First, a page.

Set myPresentation = PowerPointApp.Presentations.Add

'Add a slide to the Presentation
  Set mySlide = myPresentation.Slides.Add(1, 11) '11 = ppLayoutTitleOnly

Copy From Excel, Paste Onto Slide

Now that you have a new presentation and a new slide, you can command Excel to paste your range into PowerPoint.  Near the beginning of the code, there was a line that allowed you to specify the exact range you wanted to copy.  The variable rng was used to remember this range and to allow you to reference the range later on in the code.  

Guru Tip: It is a good idea to place code that may need to be manually changed at some point in the future near the beginning of the subroutine.  This prevents you from having to scroll through your code and pinpoint the exact place where you spelled out which range you wanted to copy or which worksheet you wanted to pull data from.  This can save you a bunch of time and prevent confusion!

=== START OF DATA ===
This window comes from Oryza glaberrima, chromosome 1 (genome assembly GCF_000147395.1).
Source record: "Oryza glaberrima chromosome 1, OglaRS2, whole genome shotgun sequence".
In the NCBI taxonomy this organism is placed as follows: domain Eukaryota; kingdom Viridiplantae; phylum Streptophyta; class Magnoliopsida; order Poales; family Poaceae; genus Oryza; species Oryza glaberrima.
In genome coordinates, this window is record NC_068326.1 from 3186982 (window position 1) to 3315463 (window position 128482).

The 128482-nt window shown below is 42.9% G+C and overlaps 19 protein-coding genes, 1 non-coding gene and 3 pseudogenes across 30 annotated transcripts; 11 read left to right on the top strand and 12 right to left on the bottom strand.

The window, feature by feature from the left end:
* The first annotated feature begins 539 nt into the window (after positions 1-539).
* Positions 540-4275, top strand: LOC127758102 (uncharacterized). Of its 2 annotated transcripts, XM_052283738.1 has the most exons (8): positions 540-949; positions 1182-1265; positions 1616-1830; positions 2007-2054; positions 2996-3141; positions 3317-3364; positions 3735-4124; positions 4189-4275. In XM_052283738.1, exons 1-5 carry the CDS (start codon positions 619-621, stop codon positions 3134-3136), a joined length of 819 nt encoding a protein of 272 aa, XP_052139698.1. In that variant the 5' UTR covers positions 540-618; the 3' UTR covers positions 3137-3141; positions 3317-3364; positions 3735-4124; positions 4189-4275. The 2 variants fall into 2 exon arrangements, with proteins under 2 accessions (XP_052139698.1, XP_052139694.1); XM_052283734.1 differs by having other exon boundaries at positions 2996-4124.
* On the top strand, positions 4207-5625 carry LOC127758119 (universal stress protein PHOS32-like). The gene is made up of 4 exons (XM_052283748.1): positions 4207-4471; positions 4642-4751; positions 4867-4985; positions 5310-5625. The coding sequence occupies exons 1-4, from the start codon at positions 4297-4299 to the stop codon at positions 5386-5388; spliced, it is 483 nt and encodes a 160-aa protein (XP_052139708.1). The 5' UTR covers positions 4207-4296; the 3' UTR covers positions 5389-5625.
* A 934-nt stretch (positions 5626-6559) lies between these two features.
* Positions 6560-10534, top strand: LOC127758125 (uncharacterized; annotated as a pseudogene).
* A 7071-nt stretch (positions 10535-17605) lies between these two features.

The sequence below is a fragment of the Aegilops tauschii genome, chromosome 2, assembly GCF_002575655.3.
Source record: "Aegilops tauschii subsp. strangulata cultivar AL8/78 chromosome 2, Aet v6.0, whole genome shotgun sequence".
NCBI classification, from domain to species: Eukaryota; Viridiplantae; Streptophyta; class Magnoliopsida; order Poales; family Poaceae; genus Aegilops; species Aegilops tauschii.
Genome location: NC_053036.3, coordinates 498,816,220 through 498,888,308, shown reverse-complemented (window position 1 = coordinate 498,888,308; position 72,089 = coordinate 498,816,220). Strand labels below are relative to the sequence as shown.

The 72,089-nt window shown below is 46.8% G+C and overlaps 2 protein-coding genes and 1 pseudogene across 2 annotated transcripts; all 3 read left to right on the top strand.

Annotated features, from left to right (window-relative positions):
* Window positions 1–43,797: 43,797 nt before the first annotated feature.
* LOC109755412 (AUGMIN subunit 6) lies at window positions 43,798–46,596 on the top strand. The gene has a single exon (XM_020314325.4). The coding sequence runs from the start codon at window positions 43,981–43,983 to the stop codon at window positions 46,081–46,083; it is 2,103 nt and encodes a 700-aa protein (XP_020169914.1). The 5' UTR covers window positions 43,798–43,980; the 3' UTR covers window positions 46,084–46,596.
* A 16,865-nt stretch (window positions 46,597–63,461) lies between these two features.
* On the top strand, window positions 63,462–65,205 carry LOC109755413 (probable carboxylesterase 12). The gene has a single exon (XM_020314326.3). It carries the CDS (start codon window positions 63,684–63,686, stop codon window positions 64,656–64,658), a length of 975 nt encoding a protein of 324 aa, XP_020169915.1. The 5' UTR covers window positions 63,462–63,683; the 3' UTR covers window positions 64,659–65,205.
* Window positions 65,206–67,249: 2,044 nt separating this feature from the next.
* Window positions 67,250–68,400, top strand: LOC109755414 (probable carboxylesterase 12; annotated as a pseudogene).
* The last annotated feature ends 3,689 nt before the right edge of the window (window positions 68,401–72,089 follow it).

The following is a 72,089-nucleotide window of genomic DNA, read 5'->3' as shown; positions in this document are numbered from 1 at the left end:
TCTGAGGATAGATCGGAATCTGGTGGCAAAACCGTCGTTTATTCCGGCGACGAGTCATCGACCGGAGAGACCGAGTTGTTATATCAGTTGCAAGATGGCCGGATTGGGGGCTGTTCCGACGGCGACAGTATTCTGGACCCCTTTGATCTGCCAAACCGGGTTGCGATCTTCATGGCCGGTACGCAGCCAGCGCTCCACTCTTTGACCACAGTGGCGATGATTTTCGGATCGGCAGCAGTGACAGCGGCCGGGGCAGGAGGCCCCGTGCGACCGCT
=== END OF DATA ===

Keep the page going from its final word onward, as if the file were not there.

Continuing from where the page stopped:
'Copy Range from Excel
  Set rng = ThisWorkbook.ActiveSheet.Range("A1:D12")

'Copy Excel Range
  rng.Copy

'Paste to PowerPoint and position
  Set mySlide = myPresentation.Slides.Add(1, 11) '11 = ppLayoutTitleOnly
  Set myShapeRange = mySlide.Shapes(mySlide.Shapes.Count)

You can then use PasteSpecial to determine how you want to paste your specific range.  I typically use paste as Enhanced Metafile, but below are the possible paste types that you can use in its place:

 
Paste TypeEnumVBA Code
Bitmap1ppPasteBitmap
Default0ppPasteDefault
Enhanced Metafile2ppPasteEnhancedMetafile
GIF4ppPasteGIF
HTML8ppPasteHTML
JPG5ppPasteJPG
Metafile Picture3ppPasteMetafilePicture
OLE Object10ppPasteOLEObject
PNG6ppPastePNG
RTF9ppPasteRTF
Shape11ppPasteShape
Text7ppPasteText